?In the old stadiums, nobody thought about that,? Wilpon said.

Three levels of concrete structure are in various stages of completion at the new Yankee Stadium, more along right field than left. Rakers, 40-foot pieces of steel onto which the seats will be installed, will be arriving next week. A crane to handle the steel is being assembled.

The construction already obscures a portion of the rusted elevated train tracks and takes place around a New York City Transit substation that will eventually be blocked by the giant outfield scoreboard.

Nascent dugouts are visible in little excavations several feet below field level across a rocky landscape from which 350 cubic yards of dirt were removed before construction began. The future site of Monument Park is below a platform that supports several office trailers.

?The most interesting thing to me,? said Lonn Trost, the chief operating officer of the Yankees, looking over the site, ?is to take the tradition of Yankee Stadium, replicate it here, and provide fans with something new.?

The new stadium will have the same field dimensions as the current one, with more seats angled to the infield. It will also resurrect the original exterior with limestone, concrete and granite, and recreate the frieze that ringed the stadium, with 39 sections of white-painted steel weighing six tons each, to be made in Quebec. The new frieze should not turn green in the air, as did the old copper one, which was removed in the 1974-5 stadium renovation.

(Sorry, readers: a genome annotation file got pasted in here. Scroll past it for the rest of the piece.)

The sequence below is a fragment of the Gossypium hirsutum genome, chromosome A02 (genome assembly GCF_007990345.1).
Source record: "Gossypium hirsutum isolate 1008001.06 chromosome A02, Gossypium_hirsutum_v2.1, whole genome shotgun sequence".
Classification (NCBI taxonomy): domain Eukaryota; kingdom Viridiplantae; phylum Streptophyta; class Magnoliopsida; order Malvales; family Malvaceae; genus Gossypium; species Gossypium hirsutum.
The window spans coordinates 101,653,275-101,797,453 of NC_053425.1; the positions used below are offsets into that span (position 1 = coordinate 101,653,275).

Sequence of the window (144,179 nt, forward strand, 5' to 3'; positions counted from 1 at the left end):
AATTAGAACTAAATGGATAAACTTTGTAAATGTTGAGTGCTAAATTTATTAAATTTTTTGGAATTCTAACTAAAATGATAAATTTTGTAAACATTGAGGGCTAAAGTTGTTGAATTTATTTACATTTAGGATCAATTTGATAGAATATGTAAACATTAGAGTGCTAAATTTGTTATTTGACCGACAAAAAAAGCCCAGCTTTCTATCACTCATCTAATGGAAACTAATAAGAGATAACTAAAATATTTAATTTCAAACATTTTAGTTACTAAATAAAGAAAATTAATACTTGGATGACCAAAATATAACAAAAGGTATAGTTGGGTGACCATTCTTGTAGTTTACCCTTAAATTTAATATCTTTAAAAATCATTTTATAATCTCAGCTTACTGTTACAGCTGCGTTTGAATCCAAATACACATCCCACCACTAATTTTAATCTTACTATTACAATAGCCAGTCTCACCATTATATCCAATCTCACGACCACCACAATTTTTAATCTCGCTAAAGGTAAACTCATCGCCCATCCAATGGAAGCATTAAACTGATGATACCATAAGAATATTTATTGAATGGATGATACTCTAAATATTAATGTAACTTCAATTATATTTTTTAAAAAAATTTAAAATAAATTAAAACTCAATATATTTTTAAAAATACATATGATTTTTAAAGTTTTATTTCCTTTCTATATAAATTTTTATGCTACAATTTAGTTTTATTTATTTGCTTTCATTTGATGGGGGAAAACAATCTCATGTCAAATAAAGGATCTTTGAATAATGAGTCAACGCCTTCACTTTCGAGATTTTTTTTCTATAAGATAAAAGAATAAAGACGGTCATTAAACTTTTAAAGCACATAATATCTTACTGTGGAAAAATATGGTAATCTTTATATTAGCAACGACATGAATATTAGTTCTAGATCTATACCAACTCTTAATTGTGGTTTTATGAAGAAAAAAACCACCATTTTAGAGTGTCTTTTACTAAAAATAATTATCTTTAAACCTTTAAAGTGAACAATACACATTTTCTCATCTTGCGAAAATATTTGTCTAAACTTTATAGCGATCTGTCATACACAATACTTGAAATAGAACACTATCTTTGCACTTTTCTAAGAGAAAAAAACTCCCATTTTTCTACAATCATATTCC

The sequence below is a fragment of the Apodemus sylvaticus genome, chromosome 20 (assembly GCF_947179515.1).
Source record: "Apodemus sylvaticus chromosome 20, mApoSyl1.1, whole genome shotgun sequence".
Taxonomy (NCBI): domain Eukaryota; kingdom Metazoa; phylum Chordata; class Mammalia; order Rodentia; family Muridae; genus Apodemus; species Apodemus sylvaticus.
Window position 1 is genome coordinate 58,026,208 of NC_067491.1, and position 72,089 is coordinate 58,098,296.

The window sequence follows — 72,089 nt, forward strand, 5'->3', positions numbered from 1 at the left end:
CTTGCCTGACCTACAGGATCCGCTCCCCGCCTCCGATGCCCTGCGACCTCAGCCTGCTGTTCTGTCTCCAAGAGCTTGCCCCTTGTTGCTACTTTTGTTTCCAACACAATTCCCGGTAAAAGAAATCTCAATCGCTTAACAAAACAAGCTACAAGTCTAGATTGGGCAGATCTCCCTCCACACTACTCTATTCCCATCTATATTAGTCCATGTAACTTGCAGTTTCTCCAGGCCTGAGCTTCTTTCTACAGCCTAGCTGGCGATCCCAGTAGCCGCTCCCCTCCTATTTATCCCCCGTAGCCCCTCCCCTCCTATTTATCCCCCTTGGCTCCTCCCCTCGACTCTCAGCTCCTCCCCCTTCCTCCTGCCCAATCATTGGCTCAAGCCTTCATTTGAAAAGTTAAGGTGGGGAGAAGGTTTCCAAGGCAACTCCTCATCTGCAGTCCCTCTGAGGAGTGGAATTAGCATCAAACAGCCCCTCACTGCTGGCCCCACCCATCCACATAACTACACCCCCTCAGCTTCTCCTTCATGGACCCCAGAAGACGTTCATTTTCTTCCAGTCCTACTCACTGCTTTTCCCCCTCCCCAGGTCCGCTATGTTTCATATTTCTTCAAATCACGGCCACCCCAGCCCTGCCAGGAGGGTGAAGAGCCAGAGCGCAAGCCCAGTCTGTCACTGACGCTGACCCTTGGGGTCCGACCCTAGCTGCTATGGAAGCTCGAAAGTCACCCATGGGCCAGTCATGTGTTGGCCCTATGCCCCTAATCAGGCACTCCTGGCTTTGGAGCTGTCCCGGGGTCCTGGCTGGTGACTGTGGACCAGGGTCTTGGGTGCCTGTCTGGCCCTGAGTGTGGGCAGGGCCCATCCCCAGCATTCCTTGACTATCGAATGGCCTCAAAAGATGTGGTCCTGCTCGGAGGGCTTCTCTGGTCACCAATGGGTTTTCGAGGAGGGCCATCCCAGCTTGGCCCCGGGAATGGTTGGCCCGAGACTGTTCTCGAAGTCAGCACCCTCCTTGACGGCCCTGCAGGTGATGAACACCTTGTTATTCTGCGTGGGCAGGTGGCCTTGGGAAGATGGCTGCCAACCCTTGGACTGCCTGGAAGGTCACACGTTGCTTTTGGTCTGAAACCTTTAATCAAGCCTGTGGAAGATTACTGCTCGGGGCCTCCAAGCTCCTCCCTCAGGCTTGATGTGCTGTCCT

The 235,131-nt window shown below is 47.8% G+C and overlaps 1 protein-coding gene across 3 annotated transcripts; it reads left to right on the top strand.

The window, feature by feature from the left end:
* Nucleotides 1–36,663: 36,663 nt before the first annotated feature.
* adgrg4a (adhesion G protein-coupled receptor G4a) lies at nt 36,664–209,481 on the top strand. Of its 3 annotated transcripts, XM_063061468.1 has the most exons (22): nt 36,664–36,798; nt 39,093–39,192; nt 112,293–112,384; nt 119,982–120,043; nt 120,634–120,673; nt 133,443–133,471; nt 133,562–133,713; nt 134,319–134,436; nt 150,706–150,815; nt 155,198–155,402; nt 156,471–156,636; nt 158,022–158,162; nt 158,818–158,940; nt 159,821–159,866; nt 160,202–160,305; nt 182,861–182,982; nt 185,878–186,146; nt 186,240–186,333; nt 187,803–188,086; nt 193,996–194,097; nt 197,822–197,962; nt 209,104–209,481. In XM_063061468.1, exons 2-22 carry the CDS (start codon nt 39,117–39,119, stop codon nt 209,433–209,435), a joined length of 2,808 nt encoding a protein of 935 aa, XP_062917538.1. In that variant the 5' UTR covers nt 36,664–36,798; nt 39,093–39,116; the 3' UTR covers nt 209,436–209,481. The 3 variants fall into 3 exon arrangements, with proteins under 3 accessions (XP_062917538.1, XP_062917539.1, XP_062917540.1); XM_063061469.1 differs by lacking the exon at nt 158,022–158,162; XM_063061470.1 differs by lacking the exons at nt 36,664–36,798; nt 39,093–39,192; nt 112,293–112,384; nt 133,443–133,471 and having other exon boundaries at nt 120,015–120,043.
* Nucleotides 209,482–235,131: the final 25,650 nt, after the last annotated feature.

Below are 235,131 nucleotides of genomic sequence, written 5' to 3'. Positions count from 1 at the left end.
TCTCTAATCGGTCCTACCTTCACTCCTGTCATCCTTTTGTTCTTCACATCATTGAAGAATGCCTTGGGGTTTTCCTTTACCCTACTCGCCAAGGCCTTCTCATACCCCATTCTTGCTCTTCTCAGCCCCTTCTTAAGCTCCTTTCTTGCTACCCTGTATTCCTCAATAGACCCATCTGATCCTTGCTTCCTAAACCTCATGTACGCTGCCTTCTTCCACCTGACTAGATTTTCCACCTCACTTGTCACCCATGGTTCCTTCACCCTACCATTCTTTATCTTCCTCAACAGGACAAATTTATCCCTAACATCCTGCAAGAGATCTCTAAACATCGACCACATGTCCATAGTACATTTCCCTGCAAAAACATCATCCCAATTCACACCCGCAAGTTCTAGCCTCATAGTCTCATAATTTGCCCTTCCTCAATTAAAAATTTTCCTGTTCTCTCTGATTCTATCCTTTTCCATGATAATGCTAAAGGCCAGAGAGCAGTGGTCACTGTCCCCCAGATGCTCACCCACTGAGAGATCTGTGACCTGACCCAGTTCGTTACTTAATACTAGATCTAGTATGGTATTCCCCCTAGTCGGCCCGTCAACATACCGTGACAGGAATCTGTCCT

Some of the 24,000 pieces of precast concrete that will comprise the Citi Field exterior are already in Flushing, some weighing 1,000 pounds. The front of each piece is covered with bricks, which are sliced lengthwise to reduce the weight yet create the impression of a brick facade. It is so different in architectural ambition and style from the original Shea design of blue and orange tiles arranged over exposed ramps.

?By the end of this season, most of the exterior facade will be in place,? Howard said. ?It will look like the virtual model we have online.?

Shea still serves a purpose, beyond housing the Mets for two more seasons, and it is not simply to underscore the limits of the dual-purpose stadiums. Inside an unused section of the World?s Fair-era hulk, the Mets have built a showroom that depicts what the 10 Sterling and 40 Excelsior luxury suites will look like (the former will have bathrooms modeled on the Four Seasons restaurant?s). Various types of seats can be tested for comfort.

The team is also using the showroom to assess carpeting, tile, color and other design schemes ? Jeff Wilpon, who grew up in the family?s real estate development business, can offer a spiel about terrazzo floors ? for the suites, clubhouses and concourses. The concourses may have glazed wall tile.

?I want to know what we?ve designed before we sell it,? Wilpon said.

The $600 million stadium will reflect its era, as its predecessor did. Shea?s opening was envisioned for 1962, the Mets? inaugural season, but after delays, it took about two more years to complete. The original Yankee Stadium took an astonishingly quick 284 days to finish in time, providing the team with a home of its own after being told to leave the Polo Grounds.

?How often do you get to build Yankee Stadium?? Peltier said. ?Never.?

Well, almost.


Aug 2, 2005
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new york is having two stadiums built and we can't even get one. :confused